April Springfield and her 13-year-old son have officially moved into Habitat for Humanity’s first completed and occupied 3D home in the United States.
Habitat for Humanity Peninsula and Greater Williamsburg partnered with 3D printing home construction company Alquist to construct the home in Williamsburg, Virginia.
The entire exterior of the 1,200-square-foot, three-bedroom, two-bathroom home was constructed using 3D technology.
“I’ve always wanted to be a homeowner and it’s like a dream come true. [I]t’s hard work raising my son but I think I’m doing a good job,” said an emotional Springfield during the December 21 ribbon-cutting ceremony outside her new home. “I’m trying to show him if you believe in something then you can do it.”
The new home reminds her of her childhood home, she added.
Concrete used by Alquist to construct the 3D exterior resulted in estimated savings of up to 15 percent per square foot in building costs. Concrete provides additional long-term savings due to better temperature retainment, savings on heating and cooling costs, and better resistance to tornado and hurricane damage.
Each new home constructed by Habitat for Humanity Peninsula and Greater Williamsburg also adheres to EarthCraft certifications or participation in a voluntary green-building program that aims to reduce utility bills and minimize environmental damage.
Springfield has worked at a local hotel for nearly five years supervising laundry facilities. However, her income remains less than about 80 percent of her community’s median income.
Due to being part of Habitat for Humanity’s homebuyer program, Springfield’s home has resulted in monthly mortgage payments no greater than 30 percent of her income, as well as her real estate taxes and homeowner’s insurance.
Janet V. Green, CEO of Habitat for Humanity Peninsula and Greater Williamsburg, told Newsweek that many people think the nonprofit organization simply constructs homes left and right without stipulations attached.
That’s not the case, she said, as homeowner families still need to apply and show need, steady employment and good credit.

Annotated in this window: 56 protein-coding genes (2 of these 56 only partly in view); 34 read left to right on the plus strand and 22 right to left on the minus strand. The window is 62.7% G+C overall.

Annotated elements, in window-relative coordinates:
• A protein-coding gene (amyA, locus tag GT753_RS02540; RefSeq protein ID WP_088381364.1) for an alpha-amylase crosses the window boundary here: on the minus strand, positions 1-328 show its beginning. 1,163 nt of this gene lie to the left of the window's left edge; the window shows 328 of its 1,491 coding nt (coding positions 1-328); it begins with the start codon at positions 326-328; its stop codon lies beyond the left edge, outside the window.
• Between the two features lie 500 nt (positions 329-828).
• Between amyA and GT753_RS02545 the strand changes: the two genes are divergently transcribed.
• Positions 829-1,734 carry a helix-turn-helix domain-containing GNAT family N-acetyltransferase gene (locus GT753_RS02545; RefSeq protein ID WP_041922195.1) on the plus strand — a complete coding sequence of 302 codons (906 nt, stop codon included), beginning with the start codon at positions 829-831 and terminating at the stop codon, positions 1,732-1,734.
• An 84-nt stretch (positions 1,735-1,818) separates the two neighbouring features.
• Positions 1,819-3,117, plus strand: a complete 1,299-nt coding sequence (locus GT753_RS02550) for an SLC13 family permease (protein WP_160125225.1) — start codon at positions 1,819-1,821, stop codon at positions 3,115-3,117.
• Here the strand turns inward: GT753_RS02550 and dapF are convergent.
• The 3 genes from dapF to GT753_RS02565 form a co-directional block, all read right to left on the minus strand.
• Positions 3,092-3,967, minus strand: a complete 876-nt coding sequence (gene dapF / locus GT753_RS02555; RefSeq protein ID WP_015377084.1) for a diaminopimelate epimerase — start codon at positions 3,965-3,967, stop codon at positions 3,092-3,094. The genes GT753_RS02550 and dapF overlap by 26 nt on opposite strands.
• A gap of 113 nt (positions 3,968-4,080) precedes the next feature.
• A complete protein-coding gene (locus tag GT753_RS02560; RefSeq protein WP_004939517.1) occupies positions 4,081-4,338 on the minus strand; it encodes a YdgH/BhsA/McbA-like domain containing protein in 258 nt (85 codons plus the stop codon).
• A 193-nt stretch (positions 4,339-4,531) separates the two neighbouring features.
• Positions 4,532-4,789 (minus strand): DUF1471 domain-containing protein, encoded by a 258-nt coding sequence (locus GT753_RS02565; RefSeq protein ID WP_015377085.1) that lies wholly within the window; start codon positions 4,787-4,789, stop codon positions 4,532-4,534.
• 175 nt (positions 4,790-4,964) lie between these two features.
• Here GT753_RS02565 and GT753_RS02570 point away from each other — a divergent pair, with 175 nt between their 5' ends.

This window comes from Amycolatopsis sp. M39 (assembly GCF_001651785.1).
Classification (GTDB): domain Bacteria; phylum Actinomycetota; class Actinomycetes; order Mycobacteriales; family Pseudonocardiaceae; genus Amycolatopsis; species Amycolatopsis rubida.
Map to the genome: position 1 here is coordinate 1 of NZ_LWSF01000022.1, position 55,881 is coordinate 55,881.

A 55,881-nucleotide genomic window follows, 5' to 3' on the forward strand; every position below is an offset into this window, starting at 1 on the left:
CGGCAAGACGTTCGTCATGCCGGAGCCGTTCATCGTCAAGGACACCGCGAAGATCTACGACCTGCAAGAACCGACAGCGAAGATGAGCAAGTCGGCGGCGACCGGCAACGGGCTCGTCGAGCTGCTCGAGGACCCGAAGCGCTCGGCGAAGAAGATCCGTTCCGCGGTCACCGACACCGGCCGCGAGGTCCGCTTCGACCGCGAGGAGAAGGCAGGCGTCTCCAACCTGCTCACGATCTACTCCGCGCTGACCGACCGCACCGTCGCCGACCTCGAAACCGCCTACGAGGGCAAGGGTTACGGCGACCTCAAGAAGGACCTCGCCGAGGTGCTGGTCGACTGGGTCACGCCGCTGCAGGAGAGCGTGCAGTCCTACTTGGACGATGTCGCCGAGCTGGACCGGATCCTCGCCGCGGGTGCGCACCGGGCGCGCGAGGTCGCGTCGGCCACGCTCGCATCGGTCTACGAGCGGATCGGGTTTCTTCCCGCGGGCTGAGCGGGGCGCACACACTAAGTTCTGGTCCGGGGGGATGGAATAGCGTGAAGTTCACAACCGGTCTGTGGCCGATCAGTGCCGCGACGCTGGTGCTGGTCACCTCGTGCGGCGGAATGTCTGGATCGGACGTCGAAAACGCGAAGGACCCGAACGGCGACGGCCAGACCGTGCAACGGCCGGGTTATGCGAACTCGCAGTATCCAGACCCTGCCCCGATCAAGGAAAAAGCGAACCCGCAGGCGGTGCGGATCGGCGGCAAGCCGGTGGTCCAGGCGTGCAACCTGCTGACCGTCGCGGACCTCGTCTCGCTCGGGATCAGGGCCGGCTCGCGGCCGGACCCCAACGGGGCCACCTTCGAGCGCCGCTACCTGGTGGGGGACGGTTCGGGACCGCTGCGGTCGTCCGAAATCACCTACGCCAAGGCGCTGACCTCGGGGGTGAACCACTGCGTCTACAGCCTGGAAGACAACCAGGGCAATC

In Springfield’s case, she applied to the homebuyer program in 2019 along with four other families in Williamsburg. She was then proposed with the option to receive a 3D home.
“I wouldn’t say it was as much as luck [to get the 3D home offer] as she was next on the list with Habitat,” Green said.
Springfield was first approached about utilizing the technology in summer 2021. Then, construction began in late July, early August and the home was dedicated December 21.
Green said it took about 28 hours to print the exterior of the home, reducing the standard construction schedule by four weeks. The home’s interior mimics any other traditional home.
Springfield and her son spent their first night at the home on December 26. The appraisal has not yet been completed, so it’s unclear what the total cost savings will be due to utilizing the technology.
“We hope that this technology will be utilized quite a bit moving forward,” Green said. “We like to say this is another tool in the toolbox.”
She clarified that she doesn’t believe 3D construction will replace standard technicians, in addition to the countless volunteers that participate in Habitat projects.
For Green, who has been with the local Habitat organization for 20 years, it’s always a thrill to complete any home and see the gleam in children’s eyes as they are likely to grow in a community and contribute in numerous ways as they age, she said.
But this build was unique.
“The difference primarily with this home is we were so very honored we had numerous partnerships and generosity with many builders and donors,” she said. “Over 50 companies contributed to this home, either by donating cash or in-kind products.”
Alquist’s future 3D projects include homes in rural communities in Arkansas, California, Iowa, North Carolina, North Dakota and Pennsylvania.